Saturday, June 16, 2012

Missing the mark

Recently I reviewed American Gospel by Jon Meacham, which I found to be a good book about the place religion holds (or ought to hold) in American society. In my opinion it effectively argues for tolerance for the beliefs - or disbelief - of others, while explaining the significance of religion in our history. I don't mean to overstate the significance of the book or make it sound perfect, but it was much better than some others I've read on the topic.

In Forged in Faith: How Faith Shaped the Birth of the Nation 1607-1776, Rod Gragg writes to show the religious underpinnings of the United States of America. He says that the majority of settlers, both the Pilgrims and those at Jamestown Colony, came for religious freedom and that their charters and organizations were designed around their religious beliefs. He also discusses the "Great Awakening," the religious revival in the mid-1700s led by important but seldom remembered names as George Whitefield and Jonathan Edwards, that brought the colonists back to their religious roots. Finally, he wraps things up with a look at the religious influences that crafted the Declaration of Independence.

While I don't disagree with Mr. Gragg's premise, I think he's preaching to an audience that has already made up its mind and I doubt skeptics will be impressed. I agree and believe that religious beliefs were key in forming the concepts that led to the creation of the United States (and not simply "Enlightenment philosophies"), and that most of the influential voices in establishing the nation held strong religious beliefs even when dissatisfied with the religious institutions of their day. But I also think he overstates things and was bothered with the heavy and frequent use of terms like "faith-based" and "Judeo-Christian worldview" (a term not even coined until around 1900), and the use of selective quotes and summary information on individuals (Squanto, Washington, and Jefferson, among others) that gives a very misleading view of their beliefs. And Gragg is clearly cherry-picking the stories and events he uses to support his argument. And it's the kind of argument that makes me worry as much about the "religious right" as the "secular left."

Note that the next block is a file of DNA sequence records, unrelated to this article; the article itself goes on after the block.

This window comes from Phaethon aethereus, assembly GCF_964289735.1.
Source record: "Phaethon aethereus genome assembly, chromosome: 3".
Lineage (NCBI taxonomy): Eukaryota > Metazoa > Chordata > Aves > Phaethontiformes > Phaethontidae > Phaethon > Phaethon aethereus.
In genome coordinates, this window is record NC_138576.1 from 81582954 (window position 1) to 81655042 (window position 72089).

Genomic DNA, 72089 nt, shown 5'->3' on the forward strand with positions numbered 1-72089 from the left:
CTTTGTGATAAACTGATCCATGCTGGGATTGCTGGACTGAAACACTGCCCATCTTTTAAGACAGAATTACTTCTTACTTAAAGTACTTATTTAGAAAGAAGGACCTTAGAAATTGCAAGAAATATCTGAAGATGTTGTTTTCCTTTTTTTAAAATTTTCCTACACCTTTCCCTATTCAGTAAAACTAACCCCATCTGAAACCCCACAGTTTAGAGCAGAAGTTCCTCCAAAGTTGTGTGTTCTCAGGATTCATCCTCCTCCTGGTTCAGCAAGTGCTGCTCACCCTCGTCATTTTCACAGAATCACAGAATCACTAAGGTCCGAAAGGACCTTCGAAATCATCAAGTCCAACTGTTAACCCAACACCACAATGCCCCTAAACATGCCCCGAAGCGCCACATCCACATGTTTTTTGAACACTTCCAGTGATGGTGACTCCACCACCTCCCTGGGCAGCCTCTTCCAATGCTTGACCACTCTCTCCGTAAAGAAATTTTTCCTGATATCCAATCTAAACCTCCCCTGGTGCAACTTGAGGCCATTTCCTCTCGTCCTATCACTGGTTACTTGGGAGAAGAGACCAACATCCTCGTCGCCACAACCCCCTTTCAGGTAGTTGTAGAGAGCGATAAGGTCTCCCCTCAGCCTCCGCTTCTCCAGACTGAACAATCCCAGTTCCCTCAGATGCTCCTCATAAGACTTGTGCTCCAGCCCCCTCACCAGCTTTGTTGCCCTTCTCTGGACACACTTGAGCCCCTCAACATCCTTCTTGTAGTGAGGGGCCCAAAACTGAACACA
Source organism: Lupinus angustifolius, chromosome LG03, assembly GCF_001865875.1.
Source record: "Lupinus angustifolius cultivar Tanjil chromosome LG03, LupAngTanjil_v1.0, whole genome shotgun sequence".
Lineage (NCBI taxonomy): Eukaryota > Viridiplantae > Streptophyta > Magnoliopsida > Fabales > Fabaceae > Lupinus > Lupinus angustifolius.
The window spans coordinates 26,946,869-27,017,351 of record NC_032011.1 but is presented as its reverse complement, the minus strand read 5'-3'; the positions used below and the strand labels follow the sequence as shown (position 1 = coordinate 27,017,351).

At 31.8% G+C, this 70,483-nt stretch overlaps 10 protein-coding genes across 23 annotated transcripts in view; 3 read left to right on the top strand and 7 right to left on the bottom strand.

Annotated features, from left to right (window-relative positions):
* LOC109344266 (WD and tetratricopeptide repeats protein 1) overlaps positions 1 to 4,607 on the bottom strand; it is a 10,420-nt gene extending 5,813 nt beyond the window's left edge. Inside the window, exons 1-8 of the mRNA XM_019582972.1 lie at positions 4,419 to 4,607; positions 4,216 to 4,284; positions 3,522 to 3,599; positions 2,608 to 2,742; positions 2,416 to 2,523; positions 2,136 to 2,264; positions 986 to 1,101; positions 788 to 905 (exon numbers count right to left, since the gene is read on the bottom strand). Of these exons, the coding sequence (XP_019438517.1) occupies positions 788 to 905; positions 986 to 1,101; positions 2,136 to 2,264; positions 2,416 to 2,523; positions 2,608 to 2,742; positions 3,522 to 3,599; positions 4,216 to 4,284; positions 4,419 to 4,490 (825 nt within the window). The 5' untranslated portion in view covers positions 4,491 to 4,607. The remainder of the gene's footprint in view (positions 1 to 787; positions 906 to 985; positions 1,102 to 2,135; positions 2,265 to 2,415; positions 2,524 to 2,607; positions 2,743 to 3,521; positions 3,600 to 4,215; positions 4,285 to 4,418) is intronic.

In Religious Literacy: What Every American Needs to Know--And Doesn't, Stephen Prothero argues that, despite what we may think, America is a very religious nation. He explains that our history is entwined with religion and how modern-day politicians frequently invoke religion when they speak. Furthermore, most Americans report that they regularly attend religious services and pray, but not many of those people actually have much religious knowledge (an assertion supported by many surveys). Few can name all Ten Commandments or any Apostles, not to mention even cursory knowledge about Eastern religions. Contrast this with Europeans, who have broad religious knowledge but don't attend church or pray. Mr. Prothero explains how religion factored in early American life, the affects of secularism and how America shifted away from valuing religious knowledge, and discusses the confusion over the legalities of teaching religion in public schools. He also makes a case for the need for greater religious literacy without showing favoritism.

I don't disagree with his history or even his conclusions, but the problem for me is that the title is misleading: it infers that this book will tell us what we NEED to know. It doesn't. I did better than average on the quiz in the book and it sounds like I know more about my own church than most people do about theirs, but I know very little about other churches and wanted to learn some basics. All the book has to offer is a "dictionary" with cursory information, when more in-depth essays or information on the different religions would have fulfilled the promise in the title. Mr. Prothero complains that many churches today teach only broad "touchy-feely" concepts like "love" and "Jesus" but fail to impart a deeper understanding, but I think his book is guilty of the same sin.

At any rate, just a couple of books which 'missed the mark' in my opinion, and that I can't recommend. (I received Forged in Faith from Amazon Vine.)

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